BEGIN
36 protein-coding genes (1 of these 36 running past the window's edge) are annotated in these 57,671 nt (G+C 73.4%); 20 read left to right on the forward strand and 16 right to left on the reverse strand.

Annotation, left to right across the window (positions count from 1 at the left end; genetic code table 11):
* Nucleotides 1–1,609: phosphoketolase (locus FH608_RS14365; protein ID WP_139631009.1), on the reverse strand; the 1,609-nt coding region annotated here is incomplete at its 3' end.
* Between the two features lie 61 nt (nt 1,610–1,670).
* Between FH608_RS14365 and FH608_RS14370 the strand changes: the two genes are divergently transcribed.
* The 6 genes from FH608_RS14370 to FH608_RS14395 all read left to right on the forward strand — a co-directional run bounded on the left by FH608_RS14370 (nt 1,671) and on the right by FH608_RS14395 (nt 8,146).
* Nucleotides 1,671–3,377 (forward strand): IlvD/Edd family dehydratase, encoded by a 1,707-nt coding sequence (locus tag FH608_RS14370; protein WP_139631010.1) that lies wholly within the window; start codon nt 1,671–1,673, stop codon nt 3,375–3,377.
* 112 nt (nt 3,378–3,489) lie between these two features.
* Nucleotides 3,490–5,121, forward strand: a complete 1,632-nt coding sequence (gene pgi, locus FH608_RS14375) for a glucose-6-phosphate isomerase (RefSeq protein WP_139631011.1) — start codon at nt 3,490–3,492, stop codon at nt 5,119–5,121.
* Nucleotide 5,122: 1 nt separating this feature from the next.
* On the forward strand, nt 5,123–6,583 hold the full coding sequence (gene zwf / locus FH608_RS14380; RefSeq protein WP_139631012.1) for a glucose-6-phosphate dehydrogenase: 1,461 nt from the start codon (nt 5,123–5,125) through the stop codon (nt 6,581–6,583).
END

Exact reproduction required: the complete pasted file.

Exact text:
36 protein-coding genes (1 of these 36 running past the window's edge) are annotated in these 57,671 nt (G+C 73.4%); 20 read left to right on the forward strand and 16 right to left on the reverse strand.

Annotation, left to right across the window (positions count from 1 at the left end; genetic code table 11):
* Nucleotides 1–1,609: phosphoketolase (locus FH608_RS14365; protein ID WP_139631009.1), on the reverse strand; the 1,609-nt coding region annotated here is incomplete at its 3' end.
* Between the two features lie 61 nt (nt 1,610–1,670).
* Between FH608_RS14365 and FH608_RS14370 the strand changes: the two genes are divergently transcribed.
* The 6 genes from FH608_RS14370 to FH608_RS14395 all read left to right on the forward strand — a co-directional run bounded on the left by FH608_RS14370 (nt 1,671) and on the right by FH608_RS14395 (nt 8,146).
* Nucleotides 1,671–3,377 (forward strand): IlvD/Edd family dehydratase, encoded by a 1,707-nt coding sequence (locus tag FH608_RS14370; protein WP_139631010.1) that lies wholly within the window; start codon nt 1,671–1,673, stop codon nt 3,375–3,377.
* 112 nt (nt 3,378–3,489) lie between these two features.
* Nucleotides 3,490–5,121, forward strand: a complete 1,632-nt coding sequence (gene pgi, locus FH608_RS14375) for a glucose-6-phosphate isomerase (RefSeq protein WP_139631011.1) — start codon at nt 3,490–3,492, stop codon at nt 5,119–5,121.
* Nucleotide 5,122: 1 nt separating this feature from the next.
* On the forward strand, nt 5,123–6,583 hold the full coding sequence (gene zwf / locus FH608_RS14380; RefSeq protein WP_139631012.1) for a glucose-6-phosphate dehydrogenase: 1,461 nt from the start codon (nt 5,123–5,125) through the stop codon (nt 6,581–6,583).